Ward said the panel isn’t needed because the city’s insurance carrier can sort out which claims should be paid.
City Councilor Kate Matthews, who has clashed with other members of the panel, praised the mayor’s decision to rely on insurance experts instead of having claims first go through a municipal committee.
Ward said the change won’t cost the city more money and will allow experts to deal with payment claims filed against the city.
Spurring the move was a controversy surrounding the payment of $627 to Noelle Bates, a legal secretary at City Hall whose car was damaged last fall in the parking garage.
Matthews said there were novel legal issues she wanted advice on before deciding the case that she could not get answers about because city attorneys, who work with Bates, stepped aside because of a potential conflict of interest. Click here for the full story.
Here's the full statement that Matthews sent me yesterday:
The point I tried to make at last night's meeting (without bringing the claimant into it) is that she presented a novel theory of law in addition to the standard claim brought pursuant to the highway defect statute; as well, there is a legitimate legal question as to whether the highway defect statute would even apply in this situation, giving that the incident occurred in a parking garage, and not on what would traditionally be considered a "highway" under the statute. These were legal questions that go to the heart of the City's potential lability for this claim. They were never addressed, because the City attorneys all recused themselves from this matter, and because the Chair of the Committee, Ken Cockayne, was not interested in obtaining legal advice.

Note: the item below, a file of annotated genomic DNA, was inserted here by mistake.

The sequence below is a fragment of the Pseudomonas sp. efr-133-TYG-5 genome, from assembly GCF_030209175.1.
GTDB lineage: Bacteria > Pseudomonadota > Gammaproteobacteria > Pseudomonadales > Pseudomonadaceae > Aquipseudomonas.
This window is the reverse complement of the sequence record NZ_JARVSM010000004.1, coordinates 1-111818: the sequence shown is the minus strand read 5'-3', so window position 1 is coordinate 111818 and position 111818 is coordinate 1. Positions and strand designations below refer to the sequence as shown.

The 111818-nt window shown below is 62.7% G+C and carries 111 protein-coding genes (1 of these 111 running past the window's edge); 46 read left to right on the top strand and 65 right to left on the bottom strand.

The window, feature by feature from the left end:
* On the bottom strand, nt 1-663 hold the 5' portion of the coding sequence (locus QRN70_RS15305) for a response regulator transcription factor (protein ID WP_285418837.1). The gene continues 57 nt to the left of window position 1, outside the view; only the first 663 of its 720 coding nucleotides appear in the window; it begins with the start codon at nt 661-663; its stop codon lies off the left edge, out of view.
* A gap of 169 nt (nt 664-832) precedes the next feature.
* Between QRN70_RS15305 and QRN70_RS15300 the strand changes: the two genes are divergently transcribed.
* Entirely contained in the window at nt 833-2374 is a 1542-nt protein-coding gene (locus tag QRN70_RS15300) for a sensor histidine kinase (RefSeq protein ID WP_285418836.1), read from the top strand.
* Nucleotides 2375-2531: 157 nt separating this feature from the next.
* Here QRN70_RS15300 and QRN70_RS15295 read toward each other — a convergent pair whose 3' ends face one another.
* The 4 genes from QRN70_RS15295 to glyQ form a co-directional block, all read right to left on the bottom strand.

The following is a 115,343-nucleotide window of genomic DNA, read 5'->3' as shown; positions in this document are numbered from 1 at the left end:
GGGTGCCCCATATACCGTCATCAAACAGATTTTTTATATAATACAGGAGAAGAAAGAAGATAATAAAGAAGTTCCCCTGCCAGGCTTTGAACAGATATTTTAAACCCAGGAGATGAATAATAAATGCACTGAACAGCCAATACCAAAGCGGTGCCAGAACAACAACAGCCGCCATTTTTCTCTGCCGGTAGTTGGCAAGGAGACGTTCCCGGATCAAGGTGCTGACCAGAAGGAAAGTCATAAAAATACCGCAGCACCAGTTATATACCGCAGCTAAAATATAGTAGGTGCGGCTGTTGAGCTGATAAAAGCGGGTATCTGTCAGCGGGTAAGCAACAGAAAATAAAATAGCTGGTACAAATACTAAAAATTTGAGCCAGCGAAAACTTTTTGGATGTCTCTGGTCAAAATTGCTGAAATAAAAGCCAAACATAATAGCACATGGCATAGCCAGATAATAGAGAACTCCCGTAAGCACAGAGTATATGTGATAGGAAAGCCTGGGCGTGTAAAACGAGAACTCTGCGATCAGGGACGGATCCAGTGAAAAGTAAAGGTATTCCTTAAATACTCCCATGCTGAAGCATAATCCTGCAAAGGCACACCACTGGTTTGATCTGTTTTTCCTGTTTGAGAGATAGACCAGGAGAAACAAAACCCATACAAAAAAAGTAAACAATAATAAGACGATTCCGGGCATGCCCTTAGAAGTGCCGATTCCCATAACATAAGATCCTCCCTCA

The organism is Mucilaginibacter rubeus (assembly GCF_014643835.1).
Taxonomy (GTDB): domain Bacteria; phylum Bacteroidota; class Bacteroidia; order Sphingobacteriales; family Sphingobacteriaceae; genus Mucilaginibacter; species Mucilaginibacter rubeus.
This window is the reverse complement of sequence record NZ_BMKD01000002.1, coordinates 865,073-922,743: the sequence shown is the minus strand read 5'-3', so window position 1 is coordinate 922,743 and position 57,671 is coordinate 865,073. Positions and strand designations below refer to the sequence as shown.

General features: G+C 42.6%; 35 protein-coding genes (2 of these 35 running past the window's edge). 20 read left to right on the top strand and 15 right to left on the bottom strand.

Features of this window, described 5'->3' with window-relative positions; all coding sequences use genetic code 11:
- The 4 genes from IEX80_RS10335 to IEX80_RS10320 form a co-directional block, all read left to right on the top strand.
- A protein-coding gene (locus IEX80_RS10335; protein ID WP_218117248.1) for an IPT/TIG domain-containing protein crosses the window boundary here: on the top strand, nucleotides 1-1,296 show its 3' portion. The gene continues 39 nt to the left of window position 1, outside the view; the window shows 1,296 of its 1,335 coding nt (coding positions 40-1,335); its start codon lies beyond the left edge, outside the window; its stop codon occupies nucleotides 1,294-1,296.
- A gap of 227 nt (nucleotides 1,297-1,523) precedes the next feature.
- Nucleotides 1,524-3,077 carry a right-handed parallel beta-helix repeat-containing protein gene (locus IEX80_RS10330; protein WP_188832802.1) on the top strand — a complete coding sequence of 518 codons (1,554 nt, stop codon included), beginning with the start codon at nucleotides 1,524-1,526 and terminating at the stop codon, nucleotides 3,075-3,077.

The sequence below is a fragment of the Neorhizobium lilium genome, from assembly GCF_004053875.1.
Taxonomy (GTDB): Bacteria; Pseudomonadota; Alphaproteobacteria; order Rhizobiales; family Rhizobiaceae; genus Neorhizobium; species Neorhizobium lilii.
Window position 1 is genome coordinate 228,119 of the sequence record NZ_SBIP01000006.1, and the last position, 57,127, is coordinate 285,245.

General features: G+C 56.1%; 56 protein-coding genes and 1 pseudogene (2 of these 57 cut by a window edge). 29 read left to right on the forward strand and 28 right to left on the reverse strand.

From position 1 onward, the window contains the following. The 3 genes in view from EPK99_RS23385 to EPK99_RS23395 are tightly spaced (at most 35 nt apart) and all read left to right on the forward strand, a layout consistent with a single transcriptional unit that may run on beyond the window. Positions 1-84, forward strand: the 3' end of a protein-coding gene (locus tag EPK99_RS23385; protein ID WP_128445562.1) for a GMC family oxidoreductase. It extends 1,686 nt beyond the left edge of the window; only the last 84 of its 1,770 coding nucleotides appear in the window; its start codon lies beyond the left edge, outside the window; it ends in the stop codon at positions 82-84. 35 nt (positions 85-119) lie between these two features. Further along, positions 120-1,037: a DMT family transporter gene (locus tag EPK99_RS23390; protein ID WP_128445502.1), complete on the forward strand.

Notably, we did obtain other expert advice regarding the alleged "defect" - from our City Engineer and Building Official - and it is my understanding that both opined that the parking garage was not "defective" or in violation of applicable code. No defect means no liability for the City.
Further, we also sought the advice of our City's insurance broker as to how we should proceed. We were notified by them, in writing, that this claim and all others should be turned over to our insurance carrier.
Despite the advice of our City Engineer and Building Official that there was no defect, and despite our insurance broker's advice that this claim be turned over to our carrier for their consideration, my fellow colleagues on the Council Matters Committee nevertheless voted to recommend payment of the claim.
I abstained from this vote because I know that we were not in a position to make an informed decision. I suggested that it be turned over to the carrier as recommended, but was overruled. My colleagues' decision to recommend payment of the claim was arbitrary.
Frankly, I am glad that the Council Matters Committe has been disbanded by the Mayor, and that future claims will go directly to our insurance carrier. This will provide consistency in our claims resolution process, and will better protect the City from liability.